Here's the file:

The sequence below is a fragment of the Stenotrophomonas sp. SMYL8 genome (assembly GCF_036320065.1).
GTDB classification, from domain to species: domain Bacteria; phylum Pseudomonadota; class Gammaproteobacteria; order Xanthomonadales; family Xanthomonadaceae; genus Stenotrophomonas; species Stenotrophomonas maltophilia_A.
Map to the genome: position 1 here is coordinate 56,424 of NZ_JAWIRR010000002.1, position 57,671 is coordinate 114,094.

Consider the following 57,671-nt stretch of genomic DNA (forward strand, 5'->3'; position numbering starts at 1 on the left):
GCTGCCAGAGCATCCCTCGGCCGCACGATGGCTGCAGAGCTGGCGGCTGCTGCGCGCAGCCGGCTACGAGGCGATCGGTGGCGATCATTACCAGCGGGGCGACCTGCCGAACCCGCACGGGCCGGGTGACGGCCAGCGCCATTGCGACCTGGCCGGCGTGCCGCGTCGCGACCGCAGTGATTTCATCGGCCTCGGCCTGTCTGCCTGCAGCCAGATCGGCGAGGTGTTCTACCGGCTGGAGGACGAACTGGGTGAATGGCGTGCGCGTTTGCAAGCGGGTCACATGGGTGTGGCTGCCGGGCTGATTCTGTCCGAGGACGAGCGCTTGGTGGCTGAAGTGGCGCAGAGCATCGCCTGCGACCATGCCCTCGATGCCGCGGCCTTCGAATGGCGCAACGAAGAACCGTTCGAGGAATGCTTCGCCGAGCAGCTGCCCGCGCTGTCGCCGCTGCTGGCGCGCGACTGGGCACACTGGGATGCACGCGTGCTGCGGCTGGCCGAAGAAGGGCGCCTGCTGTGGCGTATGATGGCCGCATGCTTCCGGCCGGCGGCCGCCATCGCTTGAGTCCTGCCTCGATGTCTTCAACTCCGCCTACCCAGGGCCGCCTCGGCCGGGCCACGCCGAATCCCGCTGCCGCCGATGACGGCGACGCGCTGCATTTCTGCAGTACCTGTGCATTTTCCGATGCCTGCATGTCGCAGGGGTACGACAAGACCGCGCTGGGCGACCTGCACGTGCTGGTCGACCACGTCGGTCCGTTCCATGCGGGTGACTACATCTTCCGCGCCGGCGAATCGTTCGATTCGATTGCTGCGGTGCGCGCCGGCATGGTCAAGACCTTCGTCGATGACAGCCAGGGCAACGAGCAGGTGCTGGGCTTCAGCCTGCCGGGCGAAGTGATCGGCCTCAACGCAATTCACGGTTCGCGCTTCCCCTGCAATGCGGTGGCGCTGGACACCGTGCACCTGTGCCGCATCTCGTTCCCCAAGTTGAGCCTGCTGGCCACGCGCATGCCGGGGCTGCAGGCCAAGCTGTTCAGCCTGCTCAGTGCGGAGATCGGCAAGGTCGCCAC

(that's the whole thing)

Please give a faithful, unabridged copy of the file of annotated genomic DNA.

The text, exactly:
The sequence below is a fragment of the Stenotrophomonas sp. SMYL8 genome (assembly GCF_036320065.1).
GTDB classification, from domain to species: domain Bacteria; phylum Pseudomonadota; class Gammaproteobacteria; order Xanthomonadales; family Xanthomonadaceae; genus Stenotrophomonas; species Stenotrophomonas maltophilia_A.
Map to the genome: position 1 here is coordinate 56,424 of NZ_JAWIRR010000002.1, position 57,671 is coordinate 114,094.

Consider the following 57,671-nt stretch of genomic DNA (forward strand, 5'->3'; position numbering starts at 1 on the left):
GCTGCCAGAGCATCCCTCGGCCGCACGATGGCTGCAGAGCTGGCGGCTGCTGCGCGCAGCCGGCTACGAGGCGATCGGTGGCGATCATTACCAGCGGGGCGACCTGCCGAACCCGCACGGGCCGGGTGACGGCCAGCGCCATTGCGACCTGGCCGGCGTGCCGCGTCGCGACCGCAGTGATTTCATCGGCCTCGGCCTGTCTGCCTGCAGCCAGATCGGCGAGGTGTTCTACCGGCTGGAGGACGAACTGGGTGAATGGCGTGCGCGTTTGCAAGCGGGTCACATGGGTGTGGCTGCCGGGCTGATTCTGTCCGAGGACGAGCGCTTGGTGGCTGAAGTGGCGCAGAGCATCGCCTGCGACCATGCCCTCGATGCCGCGGCCTTCGAATGGCGCAACGAAGAACCGTTCGAGGAATGCTTCGCCGAGCAGCTGCCCGCGCTGTCGCCGCTGCTGGCGCGCGACTGGGCACACTGGGATGCACGCGTGCTGCGGCTGGCCGAAGAAGGGCGCCTGCTGTGGCGTATGATGGCCGCATGCTTCCGGCCGGCGGCCGCCATCGCTTGAGTCCTGCCTCGATGTCTTCAACTCCGCCTACCCAGGGCCGCCTCGGCCGGGCCACGCCGAATCCCGCTGCCGCCGATGACGGCGACGCGCTGCATTTCTGCAGTACCTGTGCATTTTCCGATGCCTGCATGTCGCAGGGGTACGACAAGACCGCGCTGGGCGACCTGCACGTGCTGGTCGACCACGTCGGTCCGTTCCATGCGGGTGACTACATCTTCCGCGCCGGCGAATCGTTCGATTCGATTGCTGCGGTGCGCGCCGGCATGGTCAAGACCTTCGTCGATGACAGCCAGGGCAACGAGCAGGTGCTGGGCTTCAGCCTGCCGGGCGAAGTGATCGGCCTCAACGCAATTCACGGTTCGCGCTTCCCCTGCAATGCGGTGGCGCTGGACACCGTGCACCTGTGCCGCATCTCGTTCCCCAAGTTGAGCCTGCTGGCCACGCGCATGCCGGGGCTGCAGGCCAAGCTGTTCAGCCTGCTCAGTGCGGAGATCGGCAAGGTCGCCAC